Peace is great for business. War is terrible for business. This is almost universally true.
“If weapons are used they need to be replaced,” says McMillan. “That makes war a growth story for these stocks, and one of the big potential growth stories recently has been North Korea,” he continued, adding, “What the agreement does, at least for a while, is take military conflict off the table.”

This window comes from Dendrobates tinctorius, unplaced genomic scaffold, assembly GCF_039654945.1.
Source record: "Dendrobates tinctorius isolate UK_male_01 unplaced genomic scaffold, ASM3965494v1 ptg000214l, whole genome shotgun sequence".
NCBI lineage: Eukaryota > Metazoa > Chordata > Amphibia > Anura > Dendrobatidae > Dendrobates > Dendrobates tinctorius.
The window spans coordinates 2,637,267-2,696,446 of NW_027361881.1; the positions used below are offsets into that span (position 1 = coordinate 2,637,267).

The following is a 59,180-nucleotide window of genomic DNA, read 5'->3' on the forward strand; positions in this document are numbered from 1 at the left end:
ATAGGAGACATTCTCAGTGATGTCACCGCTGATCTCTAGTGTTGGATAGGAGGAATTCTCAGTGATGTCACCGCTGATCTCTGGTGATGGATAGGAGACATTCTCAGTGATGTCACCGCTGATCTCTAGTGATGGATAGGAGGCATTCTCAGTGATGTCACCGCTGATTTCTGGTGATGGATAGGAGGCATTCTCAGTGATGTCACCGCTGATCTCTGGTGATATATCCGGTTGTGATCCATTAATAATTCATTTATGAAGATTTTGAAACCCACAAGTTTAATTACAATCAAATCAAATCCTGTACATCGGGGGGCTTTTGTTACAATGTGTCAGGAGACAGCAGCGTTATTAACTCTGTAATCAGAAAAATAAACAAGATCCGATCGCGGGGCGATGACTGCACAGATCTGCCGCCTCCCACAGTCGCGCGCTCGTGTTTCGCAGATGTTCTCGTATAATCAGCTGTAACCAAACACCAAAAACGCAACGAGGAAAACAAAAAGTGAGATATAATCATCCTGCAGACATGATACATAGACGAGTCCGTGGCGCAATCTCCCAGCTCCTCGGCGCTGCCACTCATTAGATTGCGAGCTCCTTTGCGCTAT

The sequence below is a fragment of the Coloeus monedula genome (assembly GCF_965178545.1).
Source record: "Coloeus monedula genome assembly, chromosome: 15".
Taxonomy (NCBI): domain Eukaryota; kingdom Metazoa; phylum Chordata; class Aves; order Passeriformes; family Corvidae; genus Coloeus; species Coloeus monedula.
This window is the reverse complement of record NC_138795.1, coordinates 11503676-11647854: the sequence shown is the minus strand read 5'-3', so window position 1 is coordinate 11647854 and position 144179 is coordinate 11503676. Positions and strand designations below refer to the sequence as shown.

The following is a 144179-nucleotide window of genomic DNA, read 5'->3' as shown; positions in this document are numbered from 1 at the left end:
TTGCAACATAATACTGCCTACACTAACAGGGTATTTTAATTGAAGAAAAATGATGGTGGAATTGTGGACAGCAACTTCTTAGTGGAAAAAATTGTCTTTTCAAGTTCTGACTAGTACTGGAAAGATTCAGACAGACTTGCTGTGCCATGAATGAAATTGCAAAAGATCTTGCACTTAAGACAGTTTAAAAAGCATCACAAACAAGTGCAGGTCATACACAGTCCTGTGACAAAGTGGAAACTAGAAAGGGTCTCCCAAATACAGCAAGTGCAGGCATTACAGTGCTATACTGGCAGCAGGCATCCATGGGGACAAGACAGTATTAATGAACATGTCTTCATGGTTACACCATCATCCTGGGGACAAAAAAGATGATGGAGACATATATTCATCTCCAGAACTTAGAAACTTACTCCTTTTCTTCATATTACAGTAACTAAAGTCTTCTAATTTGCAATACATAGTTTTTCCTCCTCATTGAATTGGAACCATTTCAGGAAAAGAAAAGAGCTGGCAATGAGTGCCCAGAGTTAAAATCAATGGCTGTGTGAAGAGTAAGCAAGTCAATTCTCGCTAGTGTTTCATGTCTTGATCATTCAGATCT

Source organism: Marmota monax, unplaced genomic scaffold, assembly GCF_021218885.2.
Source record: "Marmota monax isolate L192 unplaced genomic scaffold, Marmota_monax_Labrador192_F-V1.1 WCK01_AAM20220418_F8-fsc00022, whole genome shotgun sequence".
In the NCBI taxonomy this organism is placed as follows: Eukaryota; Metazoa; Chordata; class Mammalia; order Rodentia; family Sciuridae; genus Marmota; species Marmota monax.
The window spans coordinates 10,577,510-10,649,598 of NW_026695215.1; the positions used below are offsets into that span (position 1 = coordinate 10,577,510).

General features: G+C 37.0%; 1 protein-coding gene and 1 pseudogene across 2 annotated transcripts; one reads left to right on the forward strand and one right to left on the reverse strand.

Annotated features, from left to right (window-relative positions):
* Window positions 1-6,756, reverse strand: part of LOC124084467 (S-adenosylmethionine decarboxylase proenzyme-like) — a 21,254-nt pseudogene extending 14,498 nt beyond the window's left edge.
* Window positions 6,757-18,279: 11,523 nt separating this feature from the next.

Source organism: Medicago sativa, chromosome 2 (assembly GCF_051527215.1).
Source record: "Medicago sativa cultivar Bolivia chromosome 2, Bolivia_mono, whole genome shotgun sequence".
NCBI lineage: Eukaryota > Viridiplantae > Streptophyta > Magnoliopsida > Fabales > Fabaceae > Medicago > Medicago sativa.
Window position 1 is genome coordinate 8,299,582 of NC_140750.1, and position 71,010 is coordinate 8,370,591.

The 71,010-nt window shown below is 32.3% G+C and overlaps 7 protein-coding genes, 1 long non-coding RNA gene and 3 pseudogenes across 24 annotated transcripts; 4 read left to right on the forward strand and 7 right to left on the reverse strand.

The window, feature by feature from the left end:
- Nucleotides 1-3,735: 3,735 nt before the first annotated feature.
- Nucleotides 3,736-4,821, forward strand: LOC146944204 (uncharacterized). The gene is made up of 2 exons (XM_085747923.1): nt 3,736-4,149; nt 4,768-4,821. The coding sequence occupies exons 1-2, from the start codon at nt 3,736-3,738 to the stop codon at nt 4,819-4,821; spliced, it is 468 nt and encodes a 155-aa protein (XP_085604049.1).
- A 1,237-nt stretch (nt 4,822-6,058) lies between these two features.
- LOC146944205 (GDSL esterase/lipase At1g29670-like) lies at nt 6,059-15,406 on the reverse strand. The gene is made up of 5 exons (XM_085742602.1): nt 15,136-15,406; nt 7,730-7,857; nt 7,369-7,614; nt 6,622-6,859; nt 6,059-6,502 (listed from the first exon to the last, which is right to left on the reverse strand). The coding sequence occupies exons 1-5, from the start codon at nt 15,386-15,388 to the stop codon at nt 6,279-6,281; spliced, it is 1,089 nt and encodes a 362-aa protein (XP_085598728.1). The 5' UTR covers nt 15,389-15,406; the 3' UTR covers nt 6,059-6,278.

While peace overtures between the long-time enemies will put “defense stocks on the defensive” in the short term, investors shouldn’t worry about long-term problems for makers of military equipment, explains Gary Kaltbaum, president of Katlbaum Capital Management.
“Funding,” he says, will be “plentiful for years to come.”
It must be noted that this is not the free market at work here. War is the health of the state, and of weapons manufacturers.